A Convincing Piece on Fraternities

I never even considered joining a fraternity at any point in my college life. This piece convinces me that I may have made a mistake.
Reform is not possible because the old-line, historically white social fraternities have been synonymous with risk-taking and defiance from their very inception. They are a brotherhood born in mutiny and forged in the fire of rebellion. These fraternities have drink, danger and debauchery in their blood — right alongside secrecy and self-protection.

They cannot reform.
That sounds awesome. I thought they were just a bunch of loud-mouthed rich boys.


Cass said...

Drink, danger, and debauchery are "awesome"? Secrecy and self-protection, too?

The world is changing awfully fast for me.

Grim said...

If you were to ask any young man of the appropriate age to describe an "awesome" experience, it would probably involve drink, danger, and at least a tinge of debauchery. That probably hasn't changed in all human history. :)

Seriously, the piece is intended to convince me that these things are awful and should be shut down. I was prepared, coming into it, to believe these things are pointless and would be no loss if they were shut down. By the end of the piece, though, I can suddenly see why people are so attached to them. They probably really are for loud-mouthed rich boys, but they clearly do address a deeply-felt human (at least young male human) need.

Cassandra said...

If you were to ask any young man of the appropriate age to describe an "awesome" experience, it would probably involve drink, danger, and at least a tinge of debauchery.

That is probably true of most young women as well, but most people are perfectly capable of doing those things without joining a frat. It's called "being a teenager" :p

What's different about frats is that they mix large numbers of young men (who usually outnumber any young women in the same house) with large amounts of alcohol and another perfectly normal human instinct (peer pressue/wanting to belong/be accepted) that doesn't mix well with binge drinking or being around the opposite sex. Especially when you consider how easy it is to cow most young men into doing things they later regret by implying that if they have any sense of decency, they're not "real men".

The spousal unit's frat was kicked off campus for drugs after he left. And though I thought it was sad that some people ruined it for everyone else, I had to problem with the school's decision.

I don't hate frats and don't want them outlawed, but having personally witnessed the combination of these factors, I don't think they're "awesome" at all. I think some frats - the ones that actually have some standards - can be good for young men. My nephew was involved with one like that.

FWIW, I don't think much of sororities, either. I remember my mother in law talking about joining a sorority as a young woman, and try as I might, I couldn't see the attraction. Didn't join one in college, either.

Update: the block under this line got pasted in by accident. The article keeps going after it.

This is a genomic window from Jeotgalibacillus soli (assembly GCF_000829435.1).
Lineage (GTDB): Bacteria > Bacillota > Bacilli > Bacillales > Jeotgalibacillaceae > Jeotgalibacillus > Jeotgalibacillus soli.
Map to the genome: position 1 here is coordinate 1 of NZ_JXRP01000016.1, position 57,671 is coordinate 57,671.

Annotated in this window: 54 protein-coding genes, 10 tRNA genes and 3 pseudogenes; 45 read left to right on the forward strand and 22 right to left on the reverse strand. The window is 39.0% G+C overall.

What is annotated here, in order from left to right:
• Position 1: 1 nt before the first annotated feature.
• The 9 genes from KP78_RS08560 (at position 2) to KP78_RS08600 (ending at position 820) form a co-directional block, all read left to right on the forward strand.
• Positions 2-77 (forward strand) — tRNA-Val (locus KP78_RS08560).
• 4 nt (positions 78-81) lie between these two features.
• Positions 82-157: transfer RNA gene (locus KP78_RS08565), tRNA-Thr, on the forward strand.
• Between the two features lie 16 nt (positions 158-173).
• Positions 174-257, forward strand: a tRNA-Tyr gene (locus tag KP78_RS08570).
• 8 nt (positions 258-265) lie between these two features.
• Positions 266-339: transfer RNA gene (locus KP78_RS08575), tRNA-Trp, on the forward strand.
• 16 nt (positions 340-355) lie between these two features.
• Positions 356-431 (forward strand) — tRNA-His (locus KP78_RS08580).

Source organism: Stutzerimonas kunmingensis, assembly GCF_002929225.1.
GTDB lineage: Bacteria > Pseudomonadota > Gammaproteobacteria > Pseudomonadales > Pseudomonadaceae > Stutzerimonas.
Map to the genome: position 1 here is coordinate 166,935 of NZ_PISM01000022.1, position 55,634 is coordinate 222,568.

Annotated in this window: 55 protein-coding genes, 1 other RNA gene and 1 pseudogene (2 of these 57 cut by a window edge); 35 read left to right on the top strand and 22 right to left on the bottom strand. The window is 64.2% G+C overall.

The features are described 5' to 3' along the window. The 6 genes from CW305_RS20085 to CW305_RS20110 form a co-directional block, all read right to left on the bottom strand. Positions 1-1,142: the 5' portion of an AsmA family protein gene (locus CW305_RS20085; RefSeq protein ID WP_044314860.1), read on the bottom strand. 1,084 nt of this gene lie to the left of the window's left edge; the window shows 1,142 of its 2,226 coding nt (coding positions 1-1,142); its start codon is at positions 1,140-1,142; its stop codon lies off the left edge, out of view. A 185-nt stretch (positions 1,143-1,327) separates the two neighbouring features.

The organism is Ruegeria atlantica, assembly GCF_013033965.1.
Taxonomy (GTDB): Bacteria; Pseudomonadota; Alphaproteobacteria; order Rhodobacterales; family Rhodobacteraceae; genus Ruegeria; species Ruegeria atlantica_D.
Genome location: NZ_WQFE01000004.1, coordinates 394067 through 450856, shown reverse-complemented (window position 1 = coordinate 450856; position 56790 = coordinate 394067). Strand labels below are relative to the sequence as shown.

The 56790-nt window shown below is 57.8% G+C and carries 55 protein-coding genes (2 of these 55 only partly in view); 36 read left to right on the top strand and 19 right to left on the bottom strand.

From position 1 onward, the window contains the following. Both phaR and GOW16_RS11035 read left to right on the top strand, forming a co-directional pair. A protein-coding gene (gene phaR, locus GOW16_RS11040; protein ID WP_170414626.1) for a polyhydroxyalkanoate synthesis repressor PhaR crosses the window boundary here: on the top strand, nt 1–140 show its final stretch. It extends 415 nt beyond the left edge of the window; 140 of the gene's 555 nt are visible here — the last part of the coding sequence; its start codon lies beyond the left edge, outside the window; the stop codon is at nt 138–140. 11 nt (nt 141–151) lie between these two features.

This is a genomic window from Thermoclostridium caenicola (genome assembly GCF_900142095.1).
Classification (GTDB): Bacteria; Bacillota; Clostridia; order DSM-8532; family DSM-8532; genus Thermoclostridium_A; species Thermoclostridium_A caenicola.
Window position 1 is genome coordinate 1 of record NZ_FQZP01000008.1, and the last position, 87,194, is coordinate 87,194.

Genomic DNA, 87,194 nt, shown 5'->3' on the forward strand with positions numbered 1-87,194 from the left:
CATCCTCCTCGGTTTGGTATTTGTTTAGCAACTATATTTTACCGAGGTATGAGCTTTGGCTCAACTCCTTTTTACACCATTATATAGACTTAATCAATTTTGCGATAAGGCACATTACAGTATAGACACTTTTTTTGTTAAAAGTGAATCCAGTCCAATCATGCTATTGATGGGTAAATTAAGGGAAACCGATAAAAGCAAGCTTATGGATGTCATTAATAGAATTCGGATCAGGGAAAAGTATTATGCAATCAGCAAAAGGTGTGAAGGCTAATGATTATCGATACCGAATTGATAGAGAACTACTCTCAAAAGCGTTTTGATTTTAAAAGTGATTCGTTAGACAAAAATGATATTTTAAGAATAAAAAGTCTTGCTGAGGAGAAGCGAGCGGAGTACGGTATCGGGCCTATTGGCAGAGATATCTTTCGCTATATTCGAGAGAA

People who want to shut down institutions every time someone screws up are not thinking. There's a real case, though, (IMO) for asking frats and sororities to be better supervised if they're on campus. If they're off campus, then I suppose all the school can do is refuse to recognize them.

Grim said...

I think that where human nature inclines us to dangerous or harmful things, it's especially helpful to have an institution to channel the satisfaction of those things. I was never even a little inclined to join a frat. My father was in a frat, though -- an agriculture-oriented one -- during his time in college. But that was mostly because he hated living in the dorms, and in those days only married students were allowed to live anywhere except the dorms or a fraternity.

So that probably colors my coming-into-the-piece sense that frats may have no real purpose anymore: nobody makes kids live in the dorm if they don't want to do now. But now that I've read her strenuous objections, I think perhaps this is better than leaving this subset of kids to go out and satisfy these dangers in public. The walls of the frat house may contain much that is best contained, and even if the supervision is highly dubious it is better than going through that phase without comrades who will provide some overwatch for your youthful passages through drink and danger.

E Hines said...

If you were to ask any young man of the appropriate age to describe an "awesome" experience, it would probably involve drink, danger, and at least a tinge of debauchery.

Not so much alcohol in my class' case, although we did enjoy it. Our awesome experiences were epitomized by two things: one was the ongoing activity of bulldogging, from motorcycle back, the freight train that ran through campus; we wanted to be sober for the try. Never could get that sucker throwed over, though. The other was an event: we, as entering Freshmen, out-hazed our hazers to the point that hazing stopped for several years.

Our debauchery didn't need any sort of fraternity, either; we had neither frats nor sororities, and our school was early in the trend toward coed dorms. That lack, in fact, was an attraction of my school. I'd observed the frats at the U of Chicago that my brothers joined, and at the ripe old age of 12 found them idiotic and childish.

Now they're dangerous, even of the incidents still appear anecdotal rather than typical: the costs of those incidents has become too great.

Eric Hines

Ymar Sakar said...

The testaments had some funny tricks they played on people who used alcohol and kept on accepting it from their enemies, which they didn't figure out until later.